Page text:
Are You Still Doing Cardio?

Walk into any gym and the first thing you see is people straddling treadmills, elliptical machines or bikes for 45 minutes or more, trying to burn calories and improve their aerobic fitness (all while watching their favorite show on TV).

I see and hear this all the time, especially from the ladies, this notion that you need a good long sweat in order to get a good workout and burn lots of calories. I suspect that some people are actually addicted to that type of cardio workout.

It is not easy to convince people why they should steer away from the typical low- to moderate-intensity continuous training (cardio) and instead do sprint interval training (also known as HIIT, or burst training). After all, we have been conditioned by many alleged fitness experts and health professionals to believe we need  several 30 to 45 minutes sessions of cardiovascular training every week to stay fit, healthy and burn fat.

I’m not saying that doing slow and long cardio is all bad and that you should never do it. I know many people feel that they get a great deal of mental stress relief and I can’t argue with that, but from a purely physical stand point it is not at all efficient and may harm you more then it will do you good.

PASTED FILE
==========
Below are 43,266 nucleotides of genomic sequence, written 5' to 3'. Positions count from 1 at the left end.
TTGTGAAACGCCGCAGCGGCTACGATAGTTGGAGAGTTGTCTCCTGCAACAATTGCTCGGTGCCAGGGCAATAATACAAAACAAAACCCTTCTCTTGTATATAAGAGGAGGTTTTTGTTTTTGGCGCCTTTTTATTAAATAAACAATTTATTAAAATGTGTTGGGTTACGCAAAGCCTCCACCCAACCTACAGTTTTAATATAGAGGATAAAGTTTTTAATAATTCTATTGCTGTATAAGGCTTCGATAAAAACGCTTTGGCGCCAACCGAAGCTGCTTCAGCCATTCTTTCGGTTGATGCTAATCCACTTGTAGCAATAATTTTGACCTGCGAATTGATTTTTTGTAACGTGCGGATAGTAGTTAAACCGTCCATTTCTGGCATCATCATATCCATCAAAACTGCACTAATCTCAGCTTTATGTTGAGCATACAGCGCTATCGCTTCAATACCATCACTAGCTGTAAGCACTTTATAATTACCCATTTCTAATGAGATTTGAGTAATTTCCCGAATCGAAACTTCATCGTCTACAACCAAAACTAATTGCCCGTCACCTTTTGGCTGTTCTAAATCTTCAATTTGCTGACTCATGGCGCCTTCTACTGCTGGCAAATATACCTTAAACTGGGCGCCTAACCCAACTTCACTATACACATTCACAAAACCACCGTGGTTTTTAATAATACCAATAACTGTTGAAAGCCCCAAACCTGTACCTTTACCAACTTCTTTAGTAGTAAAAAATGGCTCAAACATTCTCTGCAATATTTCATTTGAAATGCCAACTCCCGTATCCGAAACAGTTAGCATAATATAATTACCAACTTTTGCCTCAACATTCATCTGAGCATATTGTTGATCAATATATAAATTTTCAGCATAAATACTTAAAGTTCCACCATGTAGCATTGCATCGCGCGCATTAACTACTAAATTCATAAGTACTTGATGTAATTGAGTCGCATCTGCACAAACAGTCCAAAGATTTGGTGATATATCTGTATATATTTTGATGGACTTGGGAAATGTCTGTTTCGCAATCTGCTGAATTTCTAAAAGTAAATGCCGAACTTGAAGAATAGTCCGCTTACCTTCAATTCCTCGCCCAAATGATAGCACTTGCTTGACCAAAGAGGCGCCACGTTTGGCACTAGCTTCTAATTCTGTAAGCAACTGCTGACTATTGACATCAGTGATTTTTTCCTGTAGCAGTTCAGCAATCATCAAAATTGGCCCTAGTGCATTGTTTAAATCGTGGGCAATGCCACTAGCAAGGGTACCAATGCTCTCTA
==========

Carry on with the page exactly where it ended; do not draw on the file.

As I am not a physician or a biophysicist, I will leave the more technical scientific explanations of this subject to Dr. Izumi Tabata, whose research is readily available online as well as the publication and collected research by Mark J. Smith, PhD (

Slow cardio is very time intensive (the number one reason people skip their workouts), only works on your aerobic fitness (and that fairly inefficiently), burns only moderate calories during the activity yet has no impact on your metabolism (the decline of our metabolism is what many of us are fighting as we get older), and stresses your joints due to repetitive impact (especially running). It also increases inflammation.